Further complicating your buying decision for advance compact, Sony adds a third entry in it's excellent Consumer RX series.
The Cyber-shot RX100 III has a lot going for it, including great video and photo quality.
A cleverly designed retractable electronic viewfinder and a much faster lens, plus generally excellent performance.,
And it's all still wrapped in the same slippery, but small body with a higher price tag.
I'm Lori Grunen and this is the Sony Cybershot RX103.
Where the RX102 give it a hot shoot, the RX103 take it away.
In exchange get this nifty and nice EVF which retracts back into the body.
It's small, but it's bright and quite useable.
Unfortunately when you push the EVF back in, it turns off the power which is insanely frustrating, because to have to push it in to shoot close to your body without blanking out the LCD.
And speaking of the LCD, you can now flip it up for selfies as you can with Sony's other mirrorless interchangeable lens cameras.
That's a nice implementation.
Sony hasn't changed the fundamental design of the camera, so my big complaint about the lack of a grip stands.
Combined with a the slippery metal body, I'm constantly in fear of dropping it.
As with other cameras that have one, I like the control ring which you can program to operate for one default setting.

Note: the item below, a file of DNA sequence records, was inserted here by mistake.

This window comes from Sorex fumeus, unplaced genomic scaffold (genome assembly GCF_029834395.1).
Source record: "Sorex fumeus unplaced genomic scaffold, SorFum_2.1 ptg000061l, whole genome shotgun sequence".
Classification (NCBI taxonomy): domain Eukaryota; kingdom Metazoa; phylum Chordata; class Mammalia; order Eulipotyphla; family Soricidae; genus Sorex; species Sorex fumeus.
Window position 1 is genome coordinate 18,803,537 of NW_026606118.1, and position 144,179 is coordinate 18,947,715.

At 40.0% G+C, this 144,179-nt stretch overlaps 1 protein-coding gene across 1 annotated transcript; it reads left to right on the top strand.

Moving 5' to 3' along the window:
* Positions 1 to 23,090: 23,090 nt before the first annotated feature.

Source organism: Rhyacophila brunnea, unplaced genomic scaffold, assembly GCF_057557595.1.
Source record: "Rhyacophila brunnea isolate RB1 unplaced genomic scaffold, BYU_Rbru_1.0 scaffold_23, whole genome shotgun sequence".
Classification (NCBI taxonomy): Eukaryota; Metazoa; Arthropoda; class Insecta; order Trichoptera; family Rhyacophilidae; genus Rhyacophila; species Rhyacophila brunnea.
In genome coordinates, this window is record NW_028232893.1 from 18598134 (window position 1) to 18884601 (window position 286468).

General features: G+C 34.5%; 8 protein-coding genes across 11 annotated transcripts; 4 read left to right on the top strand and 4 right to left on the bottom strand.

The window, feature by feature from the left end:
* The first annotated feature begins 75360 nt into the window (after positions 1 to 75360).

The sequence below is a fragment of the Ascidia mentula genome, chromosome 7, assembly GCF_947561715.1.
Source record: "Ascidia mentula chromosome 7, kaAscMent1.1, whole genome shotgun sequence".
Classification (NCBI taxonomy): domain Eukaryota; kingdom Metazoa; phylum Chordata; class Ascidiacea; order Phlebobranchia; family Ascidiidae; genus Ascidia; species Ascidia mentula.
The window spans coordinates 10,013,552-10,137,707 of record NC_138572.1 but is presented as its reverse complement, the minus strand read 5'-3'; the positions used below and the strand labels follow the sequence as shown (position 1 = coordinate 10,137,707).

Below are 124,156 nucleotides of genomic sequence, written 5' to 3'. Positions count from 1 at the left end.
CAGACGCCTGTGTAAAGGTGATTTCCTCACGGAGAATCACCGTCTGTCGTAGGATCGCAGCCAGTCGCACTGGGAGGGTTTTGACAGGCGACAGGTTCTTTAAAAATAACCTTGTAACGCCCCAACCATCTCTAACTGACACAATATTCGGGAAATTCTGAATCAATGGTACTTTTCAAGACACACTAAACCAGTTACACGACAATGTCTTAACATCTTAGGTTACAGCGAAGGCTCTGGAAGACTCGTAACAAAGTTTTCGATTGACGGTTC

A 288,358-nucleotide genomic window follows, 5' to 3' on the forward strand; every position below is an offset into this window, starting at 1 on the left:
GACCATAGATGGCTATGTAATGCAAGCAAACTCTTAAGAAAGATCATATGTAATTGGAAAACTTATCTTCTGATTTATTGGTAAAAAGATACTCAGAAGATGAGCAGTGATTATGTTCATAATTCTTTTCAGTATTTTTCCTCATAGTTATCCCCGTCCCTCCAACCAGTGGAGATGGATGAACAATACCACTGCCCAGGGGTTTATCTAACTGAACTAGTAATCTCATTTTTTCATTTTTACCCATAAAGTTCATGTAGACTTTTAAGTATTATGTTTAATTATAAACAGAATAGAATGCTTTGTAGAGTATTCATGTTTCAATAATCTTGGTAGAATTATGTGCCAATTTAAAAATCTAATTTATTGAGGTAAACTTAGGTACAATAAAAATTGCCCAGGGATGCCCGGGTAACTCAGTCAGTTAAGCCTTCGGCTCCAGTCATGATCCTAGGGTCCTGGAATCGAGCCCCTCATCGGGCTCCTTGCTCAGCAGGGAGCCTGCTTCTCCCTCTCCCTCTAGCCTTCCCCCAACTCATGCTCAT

Now, it includes step zoom.
Plus there are plenty of other customization options including another extra button.
You can also tilt the flash back for a better result.
Overall the photos look as good, and occasionally better, than the RX102.
It uses the same one inch 20 megapixel BSI sensor.
Though it upgrades to the newer [UNKNOWN] x image processing engine.
Which delivers slightly better results.
You can safely shoot JPEGs up to about ISO 1600.
ISO 3200, if you're not real picky.
It's got a decent tonal range, but like it's sibling it clips highlights.
The color reproduction seems a little better though and it now has a neutral color pre set option.
The video is excellent thanks to the addition of a higher bit rate, XAVCs mode.
It's bright, saturated and reasonably sharp.
With no notable artifacts in bright light.
And relatively noise free in dim.
With the exception of startup time, the camera performs quite well.
Though I still find the auto focus system a bit too inconsistent.
That makes it not really effective to, for shooting action.
Despite its ability to maintain a 3.3 frame per second burst rate.
And the battery life is miserable.
Carry a spare.
Overall, the M3's a great camera.
But it's a little more nichey than the M2.
And lots of folks are fine without an EBF, and the M2 has better battery life and a longer zoom life.
If the lens EBF or better video are important to you though, this is the camera to beat.
I'm Laurie Grunan, and this is the Sony Cyber Shot RX100 III.